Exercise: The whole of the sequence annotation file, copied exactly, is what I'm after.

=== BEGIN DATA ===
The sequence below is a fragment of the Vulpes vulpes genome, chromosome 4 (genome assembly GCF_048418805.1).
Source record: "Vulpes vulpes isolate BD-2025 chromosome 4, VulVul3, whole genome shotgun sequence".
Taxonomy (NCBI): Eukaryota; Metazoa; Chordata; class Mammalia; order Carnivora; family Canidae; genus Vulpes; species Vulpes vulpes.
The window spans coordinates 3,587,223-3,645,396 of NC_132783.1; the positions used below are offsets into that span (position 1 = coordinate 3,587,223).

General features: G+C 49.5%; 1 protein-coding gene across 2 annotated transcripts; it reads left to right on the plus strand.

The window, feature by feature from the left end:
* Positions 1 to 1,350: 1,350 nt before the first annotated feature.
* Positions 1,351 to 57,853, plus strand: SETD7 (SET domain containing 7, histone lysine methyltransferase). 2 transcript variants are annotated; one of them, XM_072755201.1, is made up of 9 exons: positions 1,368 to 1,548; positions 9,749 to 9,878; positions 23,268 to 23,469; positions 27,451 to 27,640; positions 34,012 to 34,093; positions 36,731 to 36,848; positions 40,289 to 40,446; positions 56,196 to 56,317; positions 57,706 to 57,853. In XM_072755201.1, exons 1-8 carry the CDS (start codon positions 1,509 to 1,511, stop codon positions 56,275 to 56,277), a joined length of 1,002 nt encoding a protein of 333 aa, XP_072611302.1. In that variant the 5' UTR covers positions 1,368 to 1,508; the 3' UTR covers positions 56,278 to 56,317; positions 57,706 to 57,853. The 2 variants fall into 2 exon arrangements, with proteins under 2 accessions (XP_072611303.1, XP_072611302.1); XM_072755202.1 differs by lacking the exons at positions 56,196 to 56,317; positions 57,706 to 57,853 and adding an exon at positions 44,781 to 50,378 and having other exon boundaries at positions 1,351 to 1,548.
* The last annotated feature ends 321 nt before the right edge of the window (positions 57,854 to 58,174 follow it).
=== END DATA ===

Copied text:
The sequence below is a fragment of the Vulpes vulpes genome, chromosome 4 (genome assembly GCF_048418805.1).
Source record: "Vulpes vulpes isolate BD-2025 chromosome 4, VulVul3, whole genome shotgun sequence".
Taxonomy (NCBI): Eukaryota; Metazoa; Chordata; class Mammalia; order Carnivora; family Canidae; genus Vulpes; species Vulpes vulpes.
The window spans coordinates 3,587,223-3,645,396 of NC_132783.1; the positions used below are offsets into that span (position 1 = coordinate 3,587,223).

General features: G+C 49.5%; 1 protein-coding gene across 2 annotated transcripts; it reads left to right on the plus strand.

The window, feature by feature from the left end:
* Positions 1 to 1,350: 1,350 nt before the first annotated feature.
* Positions 1,351 to 57,853, plus strand: SETD7 (SET domain containing 7, histone lysine methyltransferase). 2 transcript variants are annotated; one of them, XM_072755201.1, is made up of 9 exons: positions 1,368 to 1,548; positions 9,749 to 9,878; positions 23,268 to 23,469; positions 27,451 to 27,640; positions 34,012 to 34,093; positions 36,731 to 36,848; positions 40,289 to 40,446; positions 56,196 to 56,317; positions 57,706 to 57,853. In XM_072755201.1, exons 1-8 carry the CDS (start codon positions 1,509 to 1,511, stop codon positions 56,275 to 56,277), a joined length of 1,002 nt encoding a protein of 333 aa, XP_072611302.1. In that variant the 5' UTR covers positions 1,368 to 1,508; the 3' UTR covers positions 56,278 to 56,317; positions 57,706 to 57,853. The 2 variants fall into 2 exon arrangements, with proteins under 2 accessions (XP_072611303.1, XP_072611302.1); XM_072755202.1 differs by lacking the exons at positions 56,196 to 56,317; positions 57,706 to 57,853 and adding an exon at positions 44,781 to 50,378 and having other exon boundaries at positions 1,351 to 1,548.
* The last annotated feature ends 321 nt before the right edge of the window (positions 57,854 to 58,174 follow it).